Everyone has an opinion, sometimes more than one. However, not everyone has the depth of background and experience to offer valuable opinions which can add substance to a topic of discussion. Many popular journalists are cast, for better or worse, into a “pundit” role over the course of their years in covering specific topics with some depth. This doesn’t mean we should ignore fresh new insights, but if those insights waste the audience’s time by not providing value, then the whole effort is on shaky ground.


Screaming “fire” in a crowded theatre is ok if there really IS a fire. However, anonymous “bomb throwers” who engage in so-called ‘yellow journalism’ destroy the overall integrity of a publication, not to mention open it up for libel and slander. Defamation is not a valid form of promotion, and accountability of reporting and reporters holds this problem in check, although it doesn’t completely eliminate the more subtler forms.


In most societies, “Time is Money” and Citizen Journalists, even fledgling ones, need to be properly compensated for their efforts if those efforts are to continue. Hobbies are just that: hobbies. In order to break through to a higher level of quality, there needs to be a fair system of compensation or the term “Citizen Journalist” will become synonymous with “Unemployed Journalist.”


The role of the editor should be emphasized here. Without editorial direction, guidance and oversight, it is hard to deliver a quality publication. Even high school yearbooks have editors, and online publications are no different. There are various editorial styles and orientations, but they all share common journalistic ethics which define and shape the publication. Without this editorial leadership, whether it is in the form of an editor-in-chief or an editorial staff, the publication in question may never see its second issue. Perhaps this is just editorial Darwinism at work.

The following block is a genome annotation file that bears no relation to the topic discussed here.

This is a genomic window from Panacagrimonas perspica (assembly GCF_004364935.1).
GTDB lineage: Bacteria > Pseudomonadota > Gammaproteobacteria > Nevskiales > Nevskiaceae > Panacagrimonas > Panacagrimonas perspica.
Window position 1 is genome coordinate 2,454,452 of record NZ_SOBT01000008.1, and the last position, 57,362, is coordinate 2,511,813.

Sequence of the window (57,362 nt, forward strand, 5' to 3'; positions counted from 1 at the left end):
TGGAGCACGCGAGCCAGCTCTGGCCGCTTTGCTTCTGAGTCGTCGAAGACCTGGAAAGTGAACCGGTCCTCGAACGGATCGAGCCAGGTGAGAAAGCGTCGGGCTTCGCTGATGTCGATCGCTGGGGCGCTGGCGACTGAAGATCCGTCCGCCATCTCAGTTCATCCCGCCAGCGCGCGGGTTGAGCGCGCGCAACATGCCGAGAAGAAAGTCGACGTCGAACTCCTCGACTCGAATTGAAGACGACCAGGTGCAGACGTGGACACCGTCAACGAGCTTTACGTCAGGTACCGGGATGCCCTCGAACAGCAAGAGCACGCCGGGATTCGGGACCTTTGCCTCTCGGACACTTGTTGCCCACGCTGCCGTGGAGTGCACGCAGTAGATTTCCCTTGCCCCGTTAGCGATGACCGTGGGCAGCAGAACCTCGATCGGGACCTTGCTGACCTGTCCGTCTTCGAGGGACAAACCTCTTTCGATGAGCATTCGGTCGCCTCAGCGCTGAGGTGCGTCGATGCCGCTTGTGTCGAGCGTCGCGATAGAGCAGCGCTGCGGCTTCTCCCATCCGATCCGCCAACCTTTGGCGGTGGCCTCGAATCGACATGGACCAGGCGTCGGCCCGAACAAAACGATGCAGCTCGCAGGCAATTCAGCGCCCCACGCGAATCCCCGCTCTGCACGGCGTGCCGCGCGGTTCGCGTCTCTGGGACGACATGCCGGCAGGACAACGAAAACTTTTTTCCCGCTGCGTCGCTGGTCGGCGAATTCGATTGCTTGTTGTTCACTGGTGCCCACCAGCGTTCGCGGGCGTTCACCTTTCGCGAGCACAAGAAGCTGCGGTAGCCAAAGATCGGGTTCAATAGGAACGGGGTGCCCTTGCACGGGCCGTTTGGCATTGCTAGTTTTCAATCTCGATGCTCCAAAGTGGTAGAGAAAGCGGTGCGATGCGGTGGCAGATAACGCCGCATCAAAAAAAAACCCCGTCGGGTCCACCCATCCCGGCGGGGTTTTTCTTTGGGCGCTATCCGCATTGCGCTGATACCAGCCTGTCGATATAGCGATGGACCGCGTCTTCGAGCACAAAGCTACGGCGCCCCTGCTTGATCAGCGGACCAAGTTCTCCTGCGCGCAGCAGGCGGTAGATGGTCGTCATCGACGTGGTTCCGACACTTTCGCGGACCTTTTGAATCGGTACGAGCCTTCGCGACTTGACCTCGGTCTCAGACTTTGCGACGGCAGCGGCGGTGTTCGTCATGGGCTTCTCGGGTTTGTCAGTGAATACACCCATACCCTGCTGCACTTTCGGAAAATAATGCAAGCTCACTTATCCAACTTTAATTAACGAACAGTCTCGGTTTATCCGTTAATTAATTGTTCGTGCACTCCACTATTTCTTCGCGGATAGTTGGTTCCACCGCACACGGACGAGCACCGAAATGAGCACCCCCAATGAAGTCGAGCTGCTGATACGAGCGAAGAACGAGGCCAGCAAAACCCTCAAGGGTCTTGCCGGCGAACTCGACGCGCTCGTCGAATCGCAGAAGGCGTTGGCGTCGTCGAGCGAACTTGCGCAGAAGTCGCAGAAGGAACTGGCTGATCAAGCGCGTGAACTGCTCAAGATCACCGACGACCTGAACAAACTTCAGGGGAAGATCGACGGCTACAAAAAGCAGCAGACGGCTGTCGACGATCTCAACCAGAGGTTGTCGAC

Great journalism is hard and sloppy journalism isn’t really journalism at all. Citizen journalism remains challenging more than a decade after its initial emergence. And yet, no one can argue with the social impact citizen journalism has made during this time, even with all its flaws. Perhaps this impact simply stems from human communication which is the basis of all media, new and old. Perhaps recent technical advances in mobile online publishing and distribution catalyzes the latent power of human communication. Still, the challenges described above will remain as differentiators between great citizen journalism and online dreck.

In the third quarter of 2012, the number of smartphones globally surpassed one billion with the next billion projected to occur in 2015. These devices are enabling new mechanisms for the distribution of modern journalism and re-defining the experience of "news consumption."

Using the next generation of intelligent mobile applications, it is now possible to experience and consume an extremely wide variety of journalism from both traditional professionals and from citizen journalists, on a near equal footing.

For an example of such an application, please see Media Mob TV for iPhone. Enjoy!